The owners weren’t initially on-hand, but a guy from the go-kart track on the property (who was also helping to build up the newly-opened campground) came to show us to our site. Our huge bell tent was immaculately appointed inside and out. There were snacks, homemade vegan “honey”, and a cooler with ice. Outside was just as impressive, with a set of cooking tools and ingredients (oil! vinegar!) more-extensive than most AirBNB houses we stay in! Walking around to the outdoor shower (which was wonderful for me because the gas got hooked up to augment the sun-heated water tanks just after Rett’s shower), I was amazed at how every detail had been thought of (e.g., first-aid kits strapped to trees along the perfectly-graded gravel paths, sawdust for the porta-potty, and a hand-washing station (with soap and towel!) outside of it).

Our bell tent glampsite.

I rode a quarter-mile over to the also-middle-of-nowhere WhistleBerry Market to pick up some items for dinner, but it was such an unexpected combination of local produce, artisan products, and made-to-order food (all run by vaguely-Amish-appearing staff) that I decided it was best to just ride back to camp, collect Rett, and walk over so that she could shop the place on her own and we could simplify with dinner there after the day’s long ride.

WhistleBerry Market & Eatery, a so-simple-it’s-high-end mystery on this empty road.
Ok, the main highway passes right by WhistleBerry, so it’s not totally nowhere.

Walking back to our tent-house across the campground property, we ran into the owners, who generously and perceptively asked if we’d like to change sites, since our neighbors had returned with their three energetic young boys. They would be happy to put us in the geodesic dome thing that we’d just walked by and peeked in on. Um, ok! (They also have hammock-tents, and floating tents(?!) on their pond that you row out to to sleep in…the latter was the initial hook that grabbed our curiosity, but we decided that wasn’t very practical for us). An extra bonus that made this the perfect stop for us was that we didn’t know if we’d want to continue riding tomorrow, or if the weather/wear would be telling us to take a day off, and they said it would be no problem for us to wait until tomorrow to make a late decision about that.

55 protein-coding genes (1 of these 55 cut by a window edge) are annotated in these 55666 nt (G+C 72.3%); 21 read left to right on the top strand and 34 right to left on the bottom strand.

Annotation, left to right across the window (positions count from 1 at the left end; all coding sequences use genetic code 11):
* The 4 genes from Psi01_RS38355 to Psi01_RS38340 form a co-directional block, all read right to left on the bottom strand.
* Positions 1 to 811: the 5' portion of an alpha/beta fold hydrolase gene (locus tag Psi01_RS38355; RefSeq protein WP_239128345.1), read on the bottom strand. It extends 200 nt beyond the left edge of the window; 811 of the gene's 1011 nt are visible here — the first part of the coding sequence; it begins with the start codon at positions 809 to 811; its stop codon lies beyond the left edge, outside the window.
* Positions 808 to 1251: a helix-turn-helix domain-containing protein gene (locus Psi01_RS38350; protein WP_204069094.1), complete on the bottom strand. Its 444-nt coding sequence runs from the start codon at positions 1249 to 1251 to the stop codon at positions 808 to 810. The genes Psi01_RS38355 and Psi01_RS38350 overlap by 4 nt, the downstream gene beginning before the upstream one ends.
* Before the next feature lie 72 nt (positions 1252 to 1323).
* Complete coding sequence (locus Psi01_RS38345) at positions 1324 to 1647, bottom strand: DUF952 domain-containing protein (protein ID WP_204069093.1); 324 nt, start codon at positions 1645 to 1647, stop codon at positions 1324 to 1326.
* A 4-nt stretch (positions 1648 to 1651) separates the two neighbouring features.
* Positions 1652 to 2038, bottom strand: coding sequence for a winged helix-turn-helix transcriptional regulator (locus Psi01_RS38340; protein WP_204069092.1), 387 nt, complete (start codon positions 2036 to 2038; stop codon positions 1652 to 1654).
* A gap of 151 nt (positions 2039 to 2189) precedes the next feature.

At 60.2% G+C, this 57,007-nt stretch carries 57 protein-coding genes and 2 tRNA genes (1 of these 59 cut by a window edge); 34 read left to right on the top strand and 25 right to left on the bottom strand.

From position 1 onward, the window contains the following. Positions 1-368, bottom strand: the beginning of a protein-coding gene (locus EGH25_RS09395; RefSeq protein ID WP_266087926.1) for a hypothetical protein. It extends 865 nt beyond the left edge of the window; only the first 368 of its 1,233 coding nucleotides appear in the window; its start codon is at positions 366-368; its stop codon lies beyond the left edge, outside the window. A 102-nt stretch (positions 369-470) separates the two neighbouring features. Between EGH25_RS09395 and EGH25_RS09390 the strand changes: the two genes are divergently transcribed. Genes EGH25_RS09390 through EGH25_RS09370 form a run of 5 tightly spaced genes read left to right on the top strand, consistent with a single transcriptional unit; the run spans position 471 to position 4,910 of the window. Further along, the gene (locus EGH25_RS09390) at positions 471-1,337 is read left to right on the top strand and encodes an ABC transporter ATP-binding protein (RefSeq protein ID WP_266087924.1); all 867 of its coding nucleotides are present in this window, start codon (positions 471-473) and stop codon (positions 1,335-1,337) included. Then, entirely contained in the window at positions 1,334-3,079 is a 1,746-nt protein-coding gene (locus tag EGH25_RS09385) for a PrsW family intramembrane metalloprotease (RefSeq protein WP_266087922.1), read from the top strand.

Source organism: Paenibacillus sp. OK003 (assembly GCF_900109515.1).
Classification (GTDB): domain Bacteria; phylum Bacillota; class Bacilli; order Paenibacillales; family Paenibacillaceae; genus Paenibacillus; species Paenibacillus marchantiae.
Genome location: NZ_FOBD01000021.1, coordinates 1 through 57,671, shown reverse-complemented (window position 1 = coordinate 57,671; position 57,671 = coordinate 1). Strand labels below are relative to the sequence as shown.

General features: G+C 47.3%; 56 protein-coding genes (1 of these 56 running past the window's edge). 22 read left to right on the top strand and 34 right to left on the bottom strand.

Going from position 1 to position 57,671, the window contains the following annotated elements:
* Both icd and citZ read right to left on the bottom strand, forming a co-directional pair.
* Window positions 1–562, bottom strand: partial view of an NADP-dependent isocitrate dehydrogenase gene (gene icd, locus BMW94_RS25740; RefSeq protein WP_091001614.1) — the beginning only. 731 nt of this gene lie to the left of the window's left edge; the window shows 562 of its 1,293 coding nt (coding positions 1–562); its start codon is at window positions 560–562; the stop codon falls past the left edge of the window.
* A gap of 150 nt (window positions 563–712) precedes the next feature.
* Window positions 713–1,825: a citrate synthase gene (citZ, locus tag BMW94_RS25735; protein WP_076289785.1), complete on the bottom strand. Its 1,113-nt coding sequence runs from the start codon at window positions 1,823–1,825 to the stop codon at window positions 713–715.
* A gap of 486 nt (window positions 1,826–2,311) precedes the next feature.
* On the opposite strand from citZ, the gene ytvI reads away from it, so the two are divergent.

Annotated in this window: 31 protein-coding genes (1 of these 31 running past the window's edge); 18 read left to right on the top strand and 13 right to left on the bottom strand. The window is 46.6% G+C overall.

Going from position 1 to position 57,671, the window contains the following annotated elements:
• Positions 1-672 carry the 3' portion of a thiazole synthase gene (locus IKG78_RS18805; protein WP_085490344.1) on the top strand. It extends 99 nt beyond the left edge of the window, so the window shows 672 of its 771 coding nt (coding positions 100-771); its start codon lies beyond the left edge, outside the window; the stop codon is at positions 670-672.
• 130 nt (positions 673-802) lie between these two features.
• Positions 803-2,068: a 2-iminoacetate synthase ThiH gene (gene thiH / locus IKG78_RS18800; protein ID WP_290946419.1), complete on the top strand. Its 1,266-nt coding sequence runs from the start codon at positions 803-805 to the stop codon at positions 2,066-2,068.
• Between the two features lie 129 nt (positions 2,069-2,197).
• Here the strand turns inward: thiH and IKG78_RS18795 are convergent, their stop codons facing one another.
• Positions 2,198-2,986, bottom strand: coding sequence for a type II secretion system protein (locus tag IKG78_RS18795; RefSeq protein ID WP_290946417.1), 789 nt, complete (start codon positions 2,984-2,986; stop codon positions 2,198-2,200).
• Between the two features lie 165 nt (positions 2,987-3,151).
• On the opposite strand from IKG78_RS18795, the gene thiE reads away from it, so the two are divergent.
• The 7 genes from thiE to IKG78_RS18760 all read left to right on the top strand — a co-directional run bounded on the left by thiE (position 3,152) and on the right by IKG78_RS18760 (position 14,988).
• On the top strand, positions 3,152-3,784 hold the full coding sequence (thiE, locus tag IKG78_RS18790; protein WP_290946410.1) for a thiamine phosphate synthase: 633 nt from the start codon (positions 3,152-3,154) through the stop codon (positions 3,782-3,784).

Rett talking with the campground owners, and trying to steal their dog.
Our second spot for the night, a geodesic dome “tent”(?) that even had an indoor commode (that reminded us of “Paco” from our Baja kayaking trip!)

We also got to learn more about the history of the property, which had been a small amusement park run by the current owner’s father, but after years of creating nostalgic memories for local kids, had then fallen into disrepair. There are still remnants of the park awaiting dismantling, though they add significantly to the charm (especially the Storybook Village houses), so hopefully they won’t completely go away as they convert the land to this new vision. It seems like an incredible amount of work, but with what they’ve done so far, it’s hard to imagine it not being a success, and we’re so glad that we had the opportunity to stay here in these early days.

A swing-ride turned osprey-nest albatross, that now cannot be dismantled.
The Scrambler!
One of the floating tents on the pond.